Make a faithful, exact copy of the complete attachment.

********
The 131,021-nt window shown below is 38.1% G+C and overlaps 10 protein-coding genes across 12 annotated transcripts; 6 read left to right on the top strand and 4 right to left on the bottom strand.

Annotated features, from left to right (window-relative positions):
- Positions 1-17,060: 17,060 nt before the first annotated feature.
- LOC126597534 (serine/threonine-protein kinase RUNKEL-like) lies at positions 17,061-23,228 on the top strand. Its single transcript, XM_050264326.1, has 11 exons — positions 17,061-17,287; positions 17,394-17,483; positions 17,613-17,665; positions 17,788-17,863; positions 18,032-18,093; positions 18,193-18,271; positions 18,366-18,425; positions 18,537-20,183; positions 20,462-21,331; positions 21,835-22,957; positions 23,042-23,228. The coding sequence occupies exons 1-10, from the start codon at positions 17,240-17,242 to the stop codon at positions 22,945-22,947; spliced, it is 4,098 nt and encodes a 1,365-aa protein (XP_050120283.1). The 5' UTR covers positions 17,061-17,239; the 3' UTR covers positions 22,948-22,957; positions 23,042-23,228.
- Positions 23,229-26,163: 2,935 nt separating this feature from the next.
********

The 131,021-nt window shown below is 38.1% G+C and overlaps 10 protein-coding genes across 12 annotated transcripts; 6 read left to right on the top strand and 4 right to left on the bottom strand.

Annotated features, from left to right (window-relative positions):
- Positions 1-17,060: 17,060 nt before the first annotated feature.
- LOC126597534 (serine/threonine-protein kinase RUNKEL-like) lies at positions 17,061-23,228 on the top strand. Its single transcript, XM_050264326.1, has 11 exons — positions 17,061-17,287; positions 17,394-17,483; positions 17,613-17,665; positions 17,788-17,863; positions 18,032-18,093; positions 18,193-18,271; positions 18,366-18,425; positions 18,537-20,183; positions 20,462-21,331; positions 21,835-22,957; positions 23,042-23,228. The coding sequence occupies exons 1-10, from the start codon at positions 17,240-17,242 to the stop codon at positions 22,945-22,947; spliced, it is 4,098 nt and encodes a 1,365-aa protein (XP_050120283.1). The 5' UTR covers positions 17,061-17,239; the 3' UTR covers positions 22,948-22,957; positions 23,042-23,228.
- Positions 23,229-26,163: 2,935 nt separating this feature from the next.